Early this morning the NFIB released the results of small business optimism for the month of August.  The headline index rose 1.4 points to 100.2.  That was better than expectations of 99.0 which would have been only slightly higher than July’s reading of 98.8.  That indicates overall improved sentiment for small businesses in August though it remains far lower than levels from prior to the pandemic.

Of the ten individual components of the optimism index, most rose in August.  Only two, Expectations for the Economy to Improve and Expectations for Real Sales to be Higher, fell while Plans to Make Capital Outlays was unchanged. The index that saw the biggest jump was for Actual Earnings Changes which rose 7 points to -25.  That was the most that the index has risen in a single month since November of last year, but it still leaves it at the low end of the past decade’s range.

There is still a historically low level for expectations of future sales to be higher. That index was one of the two to fall in August as it is at its lowest level since October of 2016. Despite what appears like weak demand expectations, the net percent of owners viewing current inventories as too low stands at 3% which is in the 99th percentile of all readings.  The current reading of 3 is the highest since February of 1997. As such, a higher share of businesses plan to increase inventories.

The indices covering employment were another strong point of this month’s survey.  On a net basis, 21% of owners plan to increase employment which is up from 18 last month and stands in the top 5% of all readings.  That index is currently right back to where it was before the pandemic began.  Similarly, businesses are increasingly reporting job openings are hard to fill.  That index rose another 3 points to 33 and is in the upper decile of historical readings.  While improved and strong versus history, that index is much more muted relative to pre-pandemic levels than the index for Plans to Increase Employment.

Although they are not necessarily inputs into the headline number for the optimism index, some of the indices for actual changes shed some additional light on the picture for small businesses.  For example, the index for Actual Sales Changes rose this month to -15 from -28 in July.  That is tied with December of 1986 for the third-largest one month increase on record and the first back to back months with sequentially higher readings since November. While this still means that more businesses are reporting lower than higher sales, it also indicates that sales are continuing to turn around a bit. Meanwhile, fewer and fewer businesses are making capital expenditures.  That index fell to 47 which means only 47% of businesses reported capital outlays in the last six months.  That’s the lowest level since December of 2010. On the other side of the production function, labor also fell in August.  The index for Actual Employment Changes fell 1 point to -12. Unlike for Capital Expenditures, though, that is not a fresh low.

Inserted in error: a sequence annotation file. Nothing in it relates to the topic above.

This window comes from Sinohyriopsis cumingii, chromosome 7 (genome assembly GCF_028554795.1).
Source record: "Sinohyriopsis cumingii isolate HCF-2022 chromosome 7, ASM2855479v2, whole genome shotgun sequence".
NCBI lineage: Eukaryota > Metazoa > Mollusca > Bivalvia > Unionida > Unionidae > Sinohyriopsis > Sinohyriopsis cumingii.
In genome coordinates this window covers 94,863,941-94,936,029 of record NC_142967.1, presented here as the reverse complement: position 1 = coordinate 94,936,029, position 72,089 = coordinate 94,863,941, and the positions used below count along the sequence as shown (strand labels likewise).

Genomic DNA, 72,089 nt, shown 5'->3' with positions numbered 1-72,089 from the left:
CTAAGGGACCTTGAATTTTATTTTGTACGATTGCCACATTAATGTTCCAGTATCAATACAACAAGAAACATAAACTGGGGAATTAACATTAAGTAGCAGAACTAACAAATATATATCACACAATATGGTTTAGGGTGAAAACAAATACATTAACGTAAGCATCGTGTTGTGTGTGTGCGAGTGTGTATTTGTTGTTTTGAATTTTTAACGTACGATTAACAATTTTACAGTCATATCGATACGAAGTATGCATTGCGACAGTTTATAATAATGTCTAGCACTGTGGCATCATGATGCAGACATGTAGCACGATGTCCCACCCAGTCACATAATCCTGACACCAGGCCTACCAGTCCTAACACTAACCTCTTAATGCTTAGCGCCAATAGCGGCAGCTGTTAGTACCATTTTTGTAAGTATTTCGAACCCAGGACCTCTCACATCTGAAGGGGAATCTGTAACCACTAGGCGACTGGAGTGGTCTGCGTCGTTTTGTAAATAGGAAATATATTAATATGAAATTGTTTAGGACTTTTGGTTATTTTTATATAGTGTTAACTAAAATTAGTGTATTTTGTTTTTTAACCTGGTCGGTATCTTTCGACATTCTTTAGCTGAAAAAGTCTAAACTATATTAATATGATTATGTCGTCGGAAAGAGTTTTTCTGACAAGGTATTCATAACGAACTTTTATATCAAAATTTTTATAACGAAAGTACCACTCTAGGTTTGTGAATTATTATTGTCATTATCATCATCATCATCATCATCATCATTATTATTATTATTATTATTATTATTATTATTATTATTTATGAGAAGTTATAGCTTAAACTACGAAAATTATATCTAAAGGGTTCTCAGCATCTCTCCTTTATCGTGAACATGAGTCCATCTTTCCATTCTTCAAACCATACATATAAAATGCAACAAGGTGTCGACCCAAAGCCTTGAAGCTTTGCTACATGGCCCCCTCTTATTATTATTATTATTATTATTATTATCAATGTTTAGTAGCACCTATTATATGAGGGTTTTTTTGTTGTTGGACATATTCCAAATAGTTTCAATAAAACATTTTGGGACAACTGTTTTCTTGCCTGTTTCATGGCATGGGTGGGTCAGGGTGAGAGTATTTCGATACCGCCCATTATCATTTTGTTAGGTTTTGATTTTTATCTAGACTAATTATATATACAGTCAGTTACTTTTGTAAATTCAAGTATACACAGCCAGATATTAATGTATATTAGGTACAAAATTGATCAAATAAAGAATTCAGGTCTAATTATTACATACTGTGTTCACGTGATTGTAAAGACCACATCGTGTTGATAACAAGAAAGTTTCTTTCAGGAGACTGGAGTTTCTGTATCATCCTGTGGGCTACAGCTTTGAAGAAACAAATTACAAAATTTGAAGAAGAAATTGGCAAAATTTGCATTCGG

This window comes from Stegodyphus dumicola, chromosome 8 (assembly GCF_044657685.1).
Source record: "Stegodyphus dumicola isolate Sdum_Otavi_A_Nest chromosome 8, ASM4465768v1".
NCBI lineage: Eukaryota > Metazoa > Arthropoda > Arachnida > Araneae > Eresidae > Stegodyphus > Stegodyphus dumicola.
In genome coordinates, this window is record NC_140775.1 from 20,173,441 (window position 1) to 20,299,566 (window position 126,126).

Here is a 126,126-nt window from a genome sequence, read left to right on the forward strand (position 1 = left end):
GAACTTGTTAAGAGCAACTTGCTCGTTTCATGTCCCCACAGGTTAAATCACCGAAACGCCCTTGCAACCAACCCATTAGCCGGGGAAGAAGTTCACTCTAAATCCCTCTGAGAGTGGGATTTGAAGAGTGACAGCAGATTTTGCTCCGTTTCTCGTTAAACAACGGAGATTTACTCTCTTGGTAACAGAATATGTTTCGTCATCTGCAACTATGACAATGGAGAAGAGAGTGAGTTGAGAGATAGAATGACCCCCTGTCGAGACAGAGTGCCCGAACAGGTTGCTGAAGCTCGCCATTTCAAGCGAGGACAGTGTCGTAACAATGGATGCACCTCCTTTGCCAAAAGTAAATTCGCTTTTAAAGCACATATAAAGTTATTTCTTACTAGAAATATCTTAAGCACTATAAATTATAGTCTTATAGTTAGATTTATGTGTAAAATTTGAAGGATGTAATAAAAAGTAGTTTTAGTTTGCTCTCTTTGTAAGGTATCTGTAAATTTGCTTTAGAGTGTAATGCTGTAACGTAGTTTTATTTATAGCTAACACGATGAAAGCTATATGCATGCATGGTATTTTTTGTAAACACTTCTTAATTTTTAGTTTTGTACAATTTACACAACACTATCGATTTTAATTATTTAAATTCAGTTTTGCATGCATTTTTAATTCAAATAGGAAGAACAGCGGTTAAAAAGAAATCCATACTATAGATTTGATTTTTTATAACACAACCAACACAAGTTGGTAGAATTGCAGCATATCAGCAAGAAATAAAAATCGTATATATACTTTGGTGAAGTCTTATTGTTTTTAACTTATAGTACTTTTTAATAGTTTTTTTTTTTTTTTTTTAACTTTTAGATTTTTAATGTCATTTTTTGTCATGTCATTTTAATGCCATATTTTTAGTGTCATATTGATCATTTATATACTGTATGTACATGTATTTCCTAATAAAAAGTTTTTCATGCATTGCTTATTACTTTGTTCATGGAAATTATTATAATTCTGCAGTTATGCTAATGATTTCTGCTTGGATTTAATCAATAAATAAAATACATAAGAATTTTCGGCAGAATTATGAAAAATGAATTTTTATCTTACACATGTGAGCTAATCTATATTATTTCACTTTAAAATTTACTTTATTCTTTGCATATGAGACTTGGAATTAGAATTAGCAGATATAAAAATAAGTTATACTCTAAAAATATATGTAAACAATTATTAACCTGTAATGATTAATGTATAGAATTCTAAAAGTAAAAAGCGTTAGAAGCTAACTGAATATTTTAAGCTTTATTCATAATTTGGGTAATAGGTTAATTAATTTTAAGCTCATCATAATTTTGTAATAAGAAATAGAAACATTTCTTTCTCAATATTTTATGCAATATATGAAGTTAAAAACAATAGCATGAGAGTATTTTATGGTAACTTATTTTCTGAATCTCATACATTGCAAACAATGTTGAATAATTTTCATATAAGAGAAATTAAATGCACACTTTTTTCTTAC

There is also an interesting divergence in readings on credit conditions.  As conditions remain accommodative, the index for Availability of Loans is at its joint highest reading on record (this index only goes back to 2004). Despite this, only 24% of owners reported borrowing on a regular basis.  That is a record low reading.Click here to view Bespoke’s premium membership options for our best research available.

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